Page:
UK entrepreneur lost £3,75 billion fraud case

The UK entrepreneur Mike Lynch, who sold software company Autonomy to Hewlett-Packard (HP) in 2011, has lost a £3,75 billion fraud case brought against him in the USA.
Mr Lynch, who made £600m from the 2011 deal, is now waiting to see whether the Home Secretary will grant his extradition to the US where prosecutors accuse him of fraud over the £7,5 billion deal.
The high court judge in the USA found in favour of HP in the bitter civil case, but said that the US firm would receive considerably less in damages than what was sought. Mr Justice Hildyard presided over the case which involved many bitter years of wrangling over the value of the company, which HP marked down by almost £6,75 billion after taking over the company.
HP claimed they had been hoodwinked over Autonomy’s true financial performance and prospects when going over its accounts in advance of the takeover. Mr Lynch, the company founder, made an estimated $800m from the deal,but has always denied any wrongdoing and argued he was being made a “scapegoat” for mismanagement by HP.
The judge found Autonomy had concealed the sales of hardware products and engaged in convoluted reselling schemes to mask a shortfall in its key software products.
An extradition request has been filed by the USA which the Home Secretary Priti Patel has yet to rule on, the request cites wire fraud and securities fraud, relating to the deal.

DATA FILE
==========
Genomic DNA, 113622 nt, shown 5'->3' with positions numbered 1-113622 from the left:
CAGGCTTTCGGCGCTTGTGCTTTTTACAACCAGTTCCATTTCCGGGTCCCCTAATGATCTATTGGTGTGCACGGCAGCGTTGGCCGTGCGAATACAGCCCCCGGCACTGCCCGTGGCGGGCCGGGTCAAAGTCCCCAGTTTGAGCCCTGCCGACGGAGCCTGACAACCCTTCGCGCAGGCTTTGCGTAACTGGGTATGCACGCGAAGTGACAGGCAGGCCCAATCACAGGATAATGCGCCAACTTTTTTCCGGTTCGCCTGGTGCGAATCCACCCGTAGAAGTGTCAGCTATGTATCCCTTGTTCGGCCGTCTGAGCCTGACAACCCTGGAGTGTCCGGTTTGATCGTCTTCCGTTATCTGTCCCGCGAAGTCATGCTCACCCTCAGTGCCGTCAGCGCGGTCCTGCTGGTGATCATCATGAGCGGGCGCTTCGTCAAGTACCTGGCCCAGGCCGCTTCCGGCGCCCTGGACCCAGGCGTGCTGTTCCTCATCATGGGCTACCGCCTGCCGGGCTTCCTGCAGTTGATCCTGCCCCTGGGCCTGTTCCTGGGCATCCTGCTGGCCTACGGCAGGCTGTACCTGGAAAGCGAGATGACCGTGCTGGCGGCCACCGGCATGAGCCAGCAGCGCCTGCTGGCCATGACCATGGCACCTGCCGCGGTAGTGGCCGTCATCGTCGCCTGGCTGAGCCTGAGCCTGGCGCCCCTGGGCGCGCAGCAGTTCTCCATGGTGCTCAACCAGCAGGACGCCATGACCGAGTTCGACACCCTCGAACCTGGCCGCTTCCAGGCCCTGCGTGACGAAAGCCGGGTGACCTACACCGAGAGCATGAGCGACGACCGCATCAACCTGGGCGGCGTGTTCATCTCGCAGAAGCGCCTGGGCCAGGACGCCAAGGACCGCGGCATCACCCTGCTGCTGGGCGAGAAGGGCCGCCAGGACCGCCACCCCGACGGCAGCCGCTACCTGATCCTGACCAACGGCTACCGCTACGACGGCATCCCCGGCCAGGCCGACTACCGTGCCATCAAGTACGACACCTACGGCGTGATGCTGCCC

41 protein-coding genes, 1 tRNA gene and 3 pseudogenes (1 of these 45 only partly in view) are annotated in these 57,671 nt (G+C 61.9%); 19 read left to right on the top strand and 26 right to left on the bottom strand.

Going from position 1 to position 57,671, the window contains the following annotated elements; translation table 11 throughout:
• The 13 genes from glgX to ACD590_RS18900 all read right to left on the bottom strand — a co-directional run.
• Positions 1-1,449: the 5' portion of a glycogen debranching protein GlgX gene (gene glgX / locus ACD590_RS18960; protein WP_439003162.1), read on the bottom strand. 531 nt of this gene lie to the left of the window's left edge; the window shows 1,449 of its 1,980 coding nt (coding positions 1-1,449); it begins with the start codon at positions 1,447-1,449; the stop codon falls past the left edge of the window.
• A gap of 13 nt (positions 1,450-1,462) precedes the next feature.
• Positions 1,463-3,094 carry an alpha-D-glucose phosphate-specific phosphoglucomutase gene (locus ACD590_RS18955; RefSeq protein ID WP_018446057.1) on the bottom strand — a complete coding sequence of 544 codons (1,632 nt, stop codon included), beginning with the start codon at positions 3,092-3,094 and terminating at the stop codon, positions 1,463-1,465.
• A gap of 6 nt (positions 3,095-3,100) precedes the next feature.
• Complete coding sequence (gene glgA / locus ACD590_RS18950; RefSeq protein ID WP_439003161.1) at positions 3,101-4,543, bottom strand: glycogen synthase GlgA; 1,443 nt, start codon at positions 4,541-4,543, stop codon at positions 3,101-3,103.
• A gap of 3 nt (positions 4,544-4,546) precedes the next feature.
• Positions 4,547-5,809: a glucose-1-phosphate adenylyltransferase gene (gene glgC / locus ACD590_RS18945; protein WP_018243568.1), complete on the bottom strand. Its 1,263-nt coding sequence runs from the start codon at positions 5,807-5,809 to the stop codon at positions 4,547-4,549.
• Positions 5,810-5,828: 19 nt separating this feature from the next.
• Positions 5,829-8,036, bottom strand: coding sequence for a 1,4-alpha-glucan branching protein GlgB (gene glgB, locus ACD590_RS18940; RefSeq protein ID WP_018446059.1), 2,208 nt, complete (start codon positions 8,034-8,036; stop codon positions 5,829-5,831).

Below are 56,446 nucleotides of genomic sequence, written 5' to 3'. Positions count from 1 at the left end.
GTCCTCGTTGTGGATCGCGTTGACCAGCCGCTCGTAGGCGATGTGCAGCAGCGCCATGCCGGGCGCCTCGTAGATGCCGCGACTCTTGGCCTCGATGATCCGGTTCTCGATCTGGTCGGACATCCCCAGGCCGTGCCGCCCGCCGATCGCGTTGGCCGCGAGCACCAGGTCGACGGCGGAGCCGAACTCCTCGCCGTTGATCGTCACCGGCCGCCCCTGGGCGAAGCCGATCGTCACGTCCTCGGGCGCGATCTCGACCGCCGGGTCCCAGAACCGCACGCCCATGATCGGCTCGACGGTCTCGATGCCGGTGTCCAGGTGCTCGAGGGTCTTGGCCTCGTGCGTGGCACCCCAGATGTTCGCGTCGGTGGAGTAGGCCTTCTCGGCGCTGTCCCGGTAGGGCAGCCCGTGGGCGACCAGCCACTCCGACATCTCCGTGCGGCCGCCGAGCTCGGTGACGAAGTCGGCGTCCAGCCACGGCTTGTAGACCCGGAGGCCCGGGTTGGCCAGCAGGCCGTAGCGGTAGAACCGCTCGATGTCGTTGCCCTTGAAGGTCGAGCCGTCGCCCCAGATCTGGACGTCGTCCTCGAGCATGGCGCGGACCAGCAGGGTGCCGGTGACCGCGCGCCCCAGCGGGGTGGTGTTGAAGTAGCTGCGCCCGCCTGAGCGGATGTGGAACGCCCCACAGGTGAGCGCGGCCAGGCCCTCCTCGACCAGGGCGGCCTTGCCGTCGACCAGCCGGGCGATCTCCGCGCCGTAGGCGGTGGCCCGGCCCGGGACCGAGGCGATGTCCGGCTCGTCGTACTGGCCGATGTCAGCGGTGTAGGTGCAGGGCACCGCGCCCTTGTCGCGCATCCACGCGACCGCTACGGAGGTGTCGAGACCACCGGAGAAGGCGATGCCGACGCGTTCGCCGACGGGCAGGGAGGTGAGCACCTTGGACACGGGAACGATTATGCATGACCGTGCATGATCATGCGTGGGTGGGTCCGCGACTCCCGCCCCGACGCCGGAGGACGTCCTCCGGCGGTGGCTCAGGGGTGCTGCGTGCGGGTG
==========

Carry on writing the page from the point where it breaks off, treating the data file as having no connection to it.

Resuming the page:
His Autonomy colleague, former chief financial officer Sushovan Hussain, was convicted in the US in 2019 and jailed for five years. He has subsequently lost an appeal against that conviction.
US authorities claim that Mr Lynch, who denies all charges against him, deliberately overstated the value of his business, which specialised in software to sort through large data sets.
Mr Lynch has opposed extradition on the grounds that the alleged criminal offences should come under the jurisdiction of the UK and not the US. He is expected to appeal any decision by Ms Patel which allows the US request.
He has also launched a counter claim for at least £95 million in damages against HP, who he claims made “false, misleading and unfair public statements” about his alleged responsibility for supposed accounting irregularities and misrepresentations at Autonomy. Although the entrepreneur lost the fraud case, it does not affect the counterclaim which is still ongoing.


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Written by

Peter McLaren-Kennedy

Originally from South Africa, Peter is based on the Costa Blanca and is a web reporter for the Euro Weekly News covering international and Spanish national news. Got a news story you want to share? Then get in touch at [email protected]

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